Sharni Vinson garnered profound praise from fans and critics alike for her turn in Adam Wingard's You’re Next, and this year the actress has returned to the horror genre in the new remake of the 1978 Australian thriller Patrick. In the new version, Vinson plays a nurse who shares a profound connection with the titular character, a comatose patient with telekinetic powers. We recently had the pleasure of connecting with Ms. Vinson, who told us why she loves performing her own stunts, describes becoming an icon for female empowerment, and hints at her role in an upcoming all-female Expendables-style film. Fearnet: You’re becoming known as a very versatile actor who can perform a lot of her own stunts. Which of your stunts did you perform in Patrick? Vinson: Patrick was probably the movie that I have done the most stunts in. We had these incredible rigs that I would get thrown backwards by, »
- Tyler Doupe
A comatose patient with telekinetic powers runs amok without leaving his bed at a mad doctor’s clinic in “Patrick: Evil Awakens.” This well-crafted remake of the 1978 Aussie cult item “Patrick” marks a steady move into scripted features for helmer Mark Hartley, whose impressive documentary “Not Quite Hollywood” chronicled the 1970s and ‘80s golden age of Aussie exploitation cinema. Rich in gothic trappings and sporting a terrific central performance by Sharni Vinson (“You’re Next”) as a nurse in Patrick’s sinister sights, the pic has some wobbly dialogue and doesn’t deliver full-blown terror, but should satisfy audiences hankering for old-school genre entertainment. Tepid B.O. during the film’s October 2013 Oz run doesn’t bode well for its limited U.S. theatrical bow on March 14; outlook is much brighter for same-day VOD release and homevid fortunes.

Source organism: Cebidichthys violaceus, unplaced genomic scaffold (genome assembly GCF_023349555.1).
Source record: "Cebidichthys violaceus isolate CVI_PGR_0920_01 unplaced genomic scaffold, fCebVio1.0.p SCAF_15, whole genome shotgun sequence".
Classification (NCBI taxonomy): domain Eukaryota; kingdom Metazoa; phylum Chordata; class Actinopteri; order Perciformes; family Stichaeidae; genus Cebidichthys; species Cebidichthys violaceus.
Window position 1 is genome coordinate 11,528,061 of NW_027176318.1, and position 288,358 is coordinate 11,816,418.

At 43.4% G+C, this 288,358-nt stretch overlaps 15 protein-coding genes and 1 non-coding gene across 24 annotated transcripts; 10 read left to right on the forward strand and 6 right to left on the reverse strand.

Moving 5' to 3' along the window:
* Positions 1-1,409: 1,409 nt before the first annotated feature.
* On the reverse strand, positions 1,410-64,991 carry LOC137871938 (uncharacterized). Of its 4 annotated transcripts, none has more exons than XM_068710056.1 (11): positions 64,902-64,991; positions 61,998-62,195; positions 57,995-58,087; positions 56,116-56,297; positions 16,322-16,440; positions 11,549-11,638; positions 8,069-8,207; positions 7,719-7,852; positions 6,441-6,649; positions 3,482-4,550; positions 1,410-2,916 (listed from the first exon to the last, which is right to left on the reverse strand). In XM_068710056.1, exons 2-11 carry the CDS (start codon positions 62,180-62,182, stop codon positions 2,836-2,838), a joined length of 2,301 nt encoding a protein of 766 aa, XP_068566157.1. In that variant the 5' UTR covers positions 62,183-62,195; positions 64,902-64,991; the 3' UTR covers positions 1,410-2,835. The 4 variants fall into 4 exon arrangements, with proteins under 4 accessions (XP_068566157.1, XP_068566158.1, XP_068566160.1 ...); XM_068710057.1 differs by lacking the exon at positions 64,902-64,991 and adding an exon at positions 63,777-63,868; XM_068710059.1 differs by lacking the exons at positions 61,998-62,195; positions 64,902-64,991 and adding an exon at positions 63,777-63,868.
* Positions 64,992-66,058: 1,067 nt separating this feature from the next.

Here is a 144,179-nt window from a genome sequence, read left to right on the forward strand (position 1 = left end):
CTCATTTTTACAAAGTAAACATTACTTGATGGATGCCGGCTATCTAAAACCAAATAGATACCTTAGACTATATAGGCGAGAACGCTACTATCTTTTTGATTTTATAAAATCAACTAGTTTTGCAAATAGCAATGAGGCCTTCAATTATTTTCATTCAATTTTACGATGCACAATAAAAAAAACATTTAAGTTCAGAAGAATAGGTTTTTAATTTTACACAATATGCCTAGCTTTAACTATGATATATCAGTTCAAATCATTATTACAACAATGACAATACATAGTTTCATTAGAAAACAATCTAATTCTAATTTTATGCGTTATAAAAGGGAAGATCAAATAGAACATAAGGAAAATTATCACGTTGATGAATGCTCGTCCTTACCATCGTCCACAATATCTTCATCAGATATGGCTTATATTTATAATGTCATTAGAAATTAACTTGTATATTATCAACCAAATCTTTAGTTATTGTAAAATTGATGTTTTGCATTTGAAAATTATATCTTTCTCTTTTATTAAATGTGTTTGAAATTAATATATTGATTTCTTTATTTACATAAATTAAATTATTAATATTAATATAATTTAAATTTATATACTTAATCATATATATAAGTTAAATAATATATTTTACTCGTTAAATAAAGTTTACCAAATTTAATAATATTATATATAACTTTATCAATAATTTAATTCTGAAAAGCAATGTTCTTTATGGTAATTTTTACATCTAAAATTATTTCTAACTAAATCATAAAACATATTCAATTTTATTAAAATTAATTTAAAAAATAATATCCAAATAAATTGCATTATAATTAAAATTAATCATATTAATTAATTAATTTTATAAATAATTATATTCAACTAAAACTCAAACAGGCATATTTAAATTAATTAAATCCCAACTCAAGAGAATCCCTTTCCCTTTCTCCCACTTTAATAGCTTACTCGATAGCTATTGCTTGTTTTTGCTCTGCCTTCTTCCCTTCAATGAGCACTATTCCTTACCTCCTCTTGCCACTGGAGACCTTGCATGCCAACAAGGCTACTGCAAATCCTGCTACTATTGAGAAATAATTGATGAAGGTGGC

The film unfolds in the Roget Clinic, a privately run facility »
- Richard Kuipers
The spirits of 1980s genre maestros like John Carpenter, Walter Hill and William Lustig hover strongly over Jim Mickle’s “Cold in July,” a superior piece of Texas pulp fiction that starts out like a house on fire, sags a bit in the middle, then rallies for an exuberantly bloody finish. Bolstered by a trio of strong performances from Michael C. Hall, Sam Shepard and an uncorked Don Johnson, this ultra-violent, grimly funny hybrid of home-invasion thriller and revenge Western won’t be to most mainstream tastes, but should flourish with the same niche audiences who have deservedly come to embrace Mickle (“Stake Land,” “We Are What We Are”) as a noble upholder of a bygone B-movie tradition. IFC picked up distribution rights at Sundance.
The pic’s opening 30 minutes, arguably the best work Mickle has yet done, detail a startling attempted robbery and its equally harrowing aftermath. On a »
- Scott Foundas
8 items from 2014